Since bitcoin emerged from the internet’s muddy bottom into a global asset class, there have been many attempts to understand what this computation-based currency might mean for the world. No claim about bitcoin, or “the blockchain,” as the general category of technology is known, is too big for advocates (“the most disruptive tech in decades”) or detractors (the “biggest bubble in human history”).
But a profile of the town of East Wenatchee, Washington, by Paul Roberts in Politico Magazine is a must-read revelation about the physical reality of bitcoin mining. Whatever else bitcoin might be, it is—first and foremost—a way of converting electricity into money.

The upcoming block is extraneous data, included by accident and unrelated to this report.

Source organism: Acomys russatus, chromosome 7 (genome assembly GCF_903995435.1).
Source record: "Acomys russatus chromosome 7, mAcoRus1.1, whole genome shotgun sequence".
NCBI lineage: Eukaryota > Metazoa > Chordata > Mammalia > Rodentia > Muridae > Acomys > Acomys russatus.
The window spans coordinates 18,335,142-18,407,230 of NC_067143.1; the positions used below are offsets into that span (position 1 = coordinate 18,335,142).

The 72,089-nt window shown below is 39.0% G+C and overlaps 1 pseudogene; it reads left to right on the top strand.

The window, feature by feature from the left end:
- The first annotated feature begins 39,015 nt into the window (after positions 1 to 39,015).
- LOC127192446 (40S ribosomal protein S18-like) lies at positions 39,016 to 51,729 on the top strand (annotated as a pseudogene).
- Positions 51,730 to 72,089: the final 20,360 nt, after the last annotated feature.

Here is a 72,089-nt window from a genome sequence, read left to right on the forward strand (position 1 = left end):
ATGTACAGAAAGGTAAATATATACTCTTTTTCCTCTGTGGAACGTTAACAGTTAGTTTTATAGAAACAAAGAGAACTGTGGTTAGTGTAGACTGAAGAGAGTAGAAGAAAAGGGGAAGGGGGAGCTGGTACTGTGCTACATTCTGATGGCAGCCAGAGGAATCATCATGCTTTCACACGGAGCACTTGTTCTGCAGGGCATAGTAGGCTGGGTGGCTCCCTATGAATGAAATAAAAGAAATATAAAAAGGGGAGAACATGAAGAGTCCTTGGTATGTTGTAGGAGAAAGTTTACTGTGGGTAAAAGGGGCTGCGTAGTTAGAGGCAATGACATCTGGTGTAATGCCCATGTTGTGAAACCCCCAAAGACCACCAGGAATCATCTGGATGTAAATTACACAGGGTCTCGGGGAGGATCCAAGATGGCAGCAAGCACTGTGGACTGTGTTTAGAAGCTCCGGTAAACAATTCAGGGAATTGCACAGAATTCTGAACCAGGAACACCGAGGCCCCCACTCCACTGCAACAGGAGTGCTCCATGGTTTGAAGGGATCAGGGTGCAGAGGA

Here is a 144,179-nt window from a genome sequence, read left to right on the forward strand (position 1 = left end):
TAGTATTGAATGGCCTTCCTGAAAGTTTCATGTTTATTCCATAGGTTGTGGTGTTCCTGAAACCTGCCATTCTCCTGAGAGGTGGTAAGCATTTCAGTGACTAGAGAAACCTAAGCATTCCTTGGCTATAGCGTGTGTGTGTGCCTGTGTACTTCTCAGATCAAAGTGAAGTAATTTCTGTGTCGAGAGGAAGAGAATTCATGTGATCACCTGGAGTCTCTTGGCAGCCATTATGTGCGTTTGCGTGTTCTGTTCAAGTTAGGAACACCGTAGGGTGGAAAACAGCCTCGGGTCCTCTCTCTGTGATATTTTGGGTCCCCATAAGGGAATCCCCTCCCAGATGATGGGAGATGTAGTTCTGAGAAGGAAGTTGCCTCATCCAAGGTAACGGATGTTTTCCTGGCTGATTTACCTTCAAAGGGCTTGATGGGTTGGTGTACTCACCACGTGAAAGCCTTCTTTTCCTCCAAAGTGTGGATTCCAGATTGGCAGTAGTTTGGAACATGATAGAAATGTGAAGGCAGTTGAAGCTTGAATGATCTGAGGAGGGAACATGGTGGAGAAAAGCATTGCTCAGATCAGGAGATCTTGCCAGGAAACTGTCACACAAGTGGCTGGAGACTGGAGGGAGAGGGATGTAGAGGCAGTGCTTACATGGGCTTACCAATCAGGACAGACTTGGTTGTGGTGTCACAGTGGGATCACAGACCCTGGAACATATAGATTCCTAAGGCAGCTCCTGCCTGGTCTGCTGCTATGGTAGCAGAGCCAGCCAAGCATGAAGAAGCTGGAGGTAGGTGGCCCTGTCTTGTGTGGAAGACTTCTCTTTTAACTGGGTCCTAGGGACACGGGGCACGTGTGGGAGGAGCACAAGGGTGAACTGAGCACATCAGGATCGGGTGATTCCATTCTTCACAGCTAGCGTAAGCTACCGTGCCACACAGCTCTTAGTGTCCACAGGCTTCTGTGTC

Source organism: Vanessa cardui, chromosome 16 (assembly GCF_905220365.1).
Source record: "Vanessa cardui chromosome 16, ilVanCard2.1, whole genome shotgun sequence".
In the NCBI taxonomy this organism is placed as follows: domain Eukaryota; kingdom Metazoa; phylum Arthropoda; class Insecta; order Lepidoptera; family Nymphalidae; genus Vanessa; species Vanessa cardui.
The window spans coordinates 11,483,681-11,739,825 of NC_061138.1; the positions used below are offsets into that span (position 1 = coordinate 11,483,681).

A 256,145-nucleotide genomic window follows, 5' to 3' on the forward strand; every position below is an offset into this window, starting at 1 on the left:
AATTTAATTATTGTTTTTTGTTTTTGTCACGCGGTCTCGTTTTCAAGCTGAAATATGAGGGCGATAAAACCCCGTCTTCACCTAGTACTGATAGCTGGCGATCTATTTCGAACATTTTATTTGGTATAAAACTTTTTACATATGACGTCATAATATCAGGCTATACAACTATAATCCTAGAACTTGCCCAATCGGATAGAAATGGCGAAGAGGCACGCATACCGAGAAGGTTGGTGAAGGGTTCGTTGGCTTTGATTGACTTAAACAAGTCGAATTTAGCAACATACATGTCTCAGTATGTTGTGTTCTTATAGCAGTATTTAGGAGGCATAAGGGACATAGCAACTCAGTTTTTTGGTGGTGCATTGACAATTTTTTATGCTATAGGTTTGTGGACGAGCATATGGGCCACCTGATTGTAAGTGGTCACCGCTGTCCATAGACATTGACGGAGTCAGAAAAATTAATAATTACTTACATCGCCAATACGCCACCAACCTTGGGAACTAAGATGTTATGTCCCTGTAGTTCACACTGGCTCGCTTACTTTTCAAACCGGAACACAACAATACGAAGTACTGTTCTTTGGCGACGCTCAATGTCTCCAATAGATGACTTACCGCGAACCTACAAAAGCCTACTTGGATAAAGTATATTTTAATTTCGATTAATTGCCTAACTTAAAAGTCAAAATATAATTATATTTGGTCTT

Bitcoin mining is what we call programming computers to do arbitrarily complicated calculations in a puzzle competition that gets harder as time goes on. The hardware and software necessary to do this are, more or less, commoditized. Mining has always been an aspirational name, but if we accept the metaphor, the miners are mining electricity.
So, to make money as a bitcoin miner, the only things that really matter are scale and access to cheap electricity. That’s sent bitcoin miners scurrying all over the Earth looking for low electricity prices. They tend to find it near big dams, which corral river water through massive turbines. In the right geographical circumstances, this can generate the cheapest power on earth. And East Wenatchee is one of these places, thanks to the Columbia River and the Rocky Mountains that lend the water its power.